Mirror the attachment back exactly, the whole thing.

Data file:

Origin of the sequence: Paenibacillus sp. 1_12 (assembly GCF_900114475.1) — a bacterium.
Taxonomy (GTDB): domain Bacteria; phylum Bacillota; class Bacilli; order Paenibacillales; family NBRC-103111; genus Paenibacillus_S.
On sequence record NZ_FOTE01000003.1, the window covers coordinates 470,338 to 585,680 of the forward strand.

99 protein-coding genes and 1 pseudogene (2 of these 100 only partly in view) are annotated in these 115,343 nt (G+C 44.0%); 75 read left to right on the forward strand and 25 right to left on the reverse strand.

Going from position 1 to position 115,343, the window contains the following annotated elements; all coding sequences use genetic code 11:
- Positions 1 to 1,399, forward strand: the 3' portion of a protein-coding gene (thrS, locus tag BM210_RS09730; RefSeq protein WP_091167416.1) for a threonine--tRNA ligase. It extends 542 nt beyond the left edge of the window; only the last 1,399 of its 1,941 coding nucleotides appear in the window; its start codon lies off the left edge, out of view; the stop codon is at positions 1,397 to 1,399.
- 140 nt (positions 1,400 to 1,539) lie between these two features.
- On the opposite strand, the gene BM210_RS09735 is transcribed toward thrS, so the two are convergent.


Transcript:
Origin of the sequence: Paenibacillus sp. 1_12 (assembly GCF_900114475.1) — a bacterium.
Taxonomy (GTDB): domain Bacteria; phylum Bacillota; class Bacilli; order Paenibacillales; family NBRC-103111; genus Paenibacillus_S.
On sequence record NZ_FOTE01000003.1, the window covers coordinates 470,338 to 585,680 of the forward strand.

99 protein-coding genes and 1 pseudogene (2 of these 100 only partly in view) are annotated in these 115,343 nt (G+C 44.0%); 75 read left to right on the forward strand and 25 right to left on the reverse strand.

Going from position 1 to position 115,343, the window contains the following annotated elements; all coding sequences use genetic code 11:
- Positions 1 to 1,399, forward strand: the 3' portion of a protein-coding gene (thrS, locus tag BM210_RS09730; RefSeq protein WP_091167416.1) for a threonine--tRNA ligase. It extends 542 nt beyond the left edge of the window; only the last 1,399 of its 1,941 coding nucleotides appear in the window; its start codon lies off the left edge, out of view; the stop codon is at positions 1,397 to 1,399.
- 140 nt (positions 1,400 to 1,539) lie between these two features.
- On the opposite strand, the gene BM210_RS09735 is transcribed toward thrS, so the two are convergent.